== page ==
With so many community “tools” out there, just what is the best way to form a community around your site/blog/podcast?
One blogger whom I follow regularly and has a strong voice in new media, Chris Brogan, regularly ads a question to the end of his posts, inviting people to comment.   Other people get more comments and reaction from their community if they simply give out information. (See Courtney Tuttle.)

Back when I helped launched the Entertaindom portal for Time-Warner (and yes I know it failed miserably, but my part was sound…)  the way the top veeps decided to encourage community was to adorn many different fake message board personas and go into the boards and starting topics like: “Wow, the God & Devil Show is awesome – when will I see more?”  Then another person in the office would reply, and also start another reply.   This was seen as “jump-starting” the message boards.

And the users saw through it immediately.

Faking responses/replies is probably below a “last-ditched effort” to encourage community.  If you are caught, it might rev up the community, but not in a good way.  unfortunately, this practice is all-too prevalent on message boards that have a “staff” of people running the boards.   There is definitely a line drawn that, if you step over it, will completely ruin your board or blog’s credibility.  It isn’t a fine line either, it is laid out there plain and simple.  Do not fake multiple personas to fake traffic/interest in your blog/site.  It will get back to you.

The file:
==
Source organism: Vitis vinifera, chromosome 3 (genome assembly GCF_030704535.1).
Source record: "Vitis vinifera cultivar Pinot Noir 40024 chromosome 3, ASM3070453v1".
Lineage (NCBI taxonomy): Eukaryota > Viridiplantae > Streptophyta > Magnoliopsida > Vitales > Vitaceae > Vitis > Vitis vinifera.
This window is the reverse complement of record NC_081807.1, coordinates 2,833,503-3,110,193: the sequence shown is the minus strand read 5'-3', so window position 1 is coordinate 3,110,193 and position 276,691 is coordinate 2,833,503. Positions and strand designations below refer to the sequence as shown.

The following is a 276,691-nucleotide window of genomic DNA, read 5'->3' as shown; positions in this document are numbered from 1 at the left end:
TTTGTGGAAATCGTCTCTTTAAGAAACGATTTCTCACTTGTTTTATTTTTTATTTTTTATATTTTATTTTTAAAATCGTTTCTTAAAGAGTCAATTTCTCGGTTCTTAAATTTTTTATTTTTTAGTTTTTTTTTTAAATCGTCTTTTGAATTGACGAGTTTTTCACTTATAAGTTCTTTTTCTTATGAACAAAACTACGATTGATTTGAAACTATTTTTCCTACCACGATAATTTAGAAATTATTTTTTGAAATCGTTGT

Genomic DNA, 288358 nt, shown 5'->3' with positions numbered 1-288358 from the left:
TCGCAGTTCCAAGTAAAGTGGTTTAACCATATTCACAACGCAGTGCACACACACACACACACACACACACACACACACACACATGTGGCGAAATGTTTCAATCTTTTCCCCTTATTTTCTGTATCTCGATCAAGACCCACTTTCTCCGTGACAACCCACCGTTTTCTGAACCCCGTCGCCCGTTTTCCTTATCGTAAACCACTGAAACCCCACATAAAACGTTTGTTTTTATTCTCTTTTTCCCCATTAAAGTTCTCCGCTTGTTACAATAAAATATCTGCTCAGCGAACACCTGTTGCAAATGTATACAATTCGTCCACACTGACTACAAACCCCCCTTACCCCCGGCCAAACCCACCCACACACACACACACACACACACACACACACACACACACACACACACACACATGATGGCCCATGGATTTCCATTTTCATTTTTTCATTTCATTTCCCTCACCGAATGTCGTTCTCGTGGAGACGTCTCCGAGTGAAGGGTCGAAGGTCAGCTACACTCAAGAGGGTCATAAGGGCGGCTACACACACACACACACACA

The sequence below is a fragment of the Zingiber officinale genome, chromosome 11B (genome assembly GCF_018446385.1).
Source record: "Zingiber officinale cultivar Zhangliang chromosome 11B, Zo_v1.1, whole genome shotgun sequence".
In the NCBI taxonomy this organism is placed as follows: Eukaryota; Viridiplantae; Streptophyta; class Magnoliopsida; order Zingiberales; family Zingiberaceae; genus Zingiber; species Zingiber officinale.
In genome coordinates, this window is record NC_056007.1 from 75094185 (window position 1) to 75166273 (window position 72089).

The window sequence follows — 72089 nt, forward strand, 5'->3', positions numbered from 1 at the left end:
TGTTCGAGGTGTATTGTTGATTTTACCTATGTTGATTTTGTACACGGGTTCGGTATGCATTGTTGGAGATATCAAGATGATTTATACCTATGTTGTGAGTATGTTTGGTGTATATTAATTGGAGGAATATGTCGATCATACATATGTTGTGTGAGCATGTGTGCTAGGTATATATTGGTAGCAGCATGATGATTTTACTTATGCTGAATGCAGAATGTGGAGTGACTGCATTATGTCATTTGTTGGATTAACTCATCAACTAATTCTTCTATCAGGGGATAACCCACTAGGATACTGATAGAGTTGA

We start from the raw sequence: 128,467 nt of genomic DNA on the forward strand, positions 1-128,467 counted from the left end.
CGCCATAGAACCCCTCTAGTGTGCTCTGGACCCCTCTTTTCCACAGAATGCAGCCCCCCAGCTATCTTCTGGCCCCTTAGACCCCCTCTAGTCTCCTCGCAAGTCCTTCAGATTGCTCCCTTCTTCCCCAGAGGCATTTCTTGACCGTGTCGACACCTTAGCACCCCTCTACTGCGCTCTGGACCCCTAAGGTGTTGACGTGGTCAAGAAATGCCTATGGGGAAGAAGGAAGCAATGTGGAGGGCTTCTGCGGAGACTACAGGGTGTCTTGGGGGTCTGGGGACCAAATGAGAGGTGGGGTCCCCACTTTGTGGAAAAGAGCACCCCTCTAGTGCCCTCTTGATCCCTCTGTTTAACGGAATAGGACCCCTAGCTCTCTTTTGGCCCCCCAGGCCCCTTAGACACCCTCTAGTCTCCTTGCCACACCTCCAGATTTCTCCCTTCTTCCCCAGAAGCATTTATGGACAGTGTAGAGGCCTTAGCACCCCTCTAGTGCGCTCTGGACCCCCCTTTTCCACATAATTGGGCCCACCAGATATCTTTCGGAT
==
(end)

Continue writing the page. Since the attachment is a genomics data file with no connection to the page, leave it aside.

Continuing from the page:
So how do you invite real, credible community, especially on a new web site/blog?
Content.  Bring in the content.  The community of readers/fans will come soon enough.  But content was, is and will always be the number one reason somebody visits your site.

0 thoughts on “How Do You Invite Community?

  1. Toby Moores

    Hi, just picked up a link to your site on twitter from Chris Brogan. I’m a big believer in conversation supported content and content supported conversation, but you can’t fake a conversation. There was an interesting report handed out at NATPE this year from PriceWaterhouseCoopers called how consumer conversation will transform business. The best quote for me was from John Hayes CMO of AmEx:
    We must join the conversation not interrupt it.
    Incidentally there was an interesting guest post on TechCrunch back in Novenber ’07 from a multiple personality faker:
    Enjoyed your blog

  2. Troy

    Hi Toby,
    Thanks for checking out my new blog/site. Thanks for the link – having debates with other people in the office on boards/videos/whatever is sooooo 1997, not 2007 IMHO.
    People today want authenticity.

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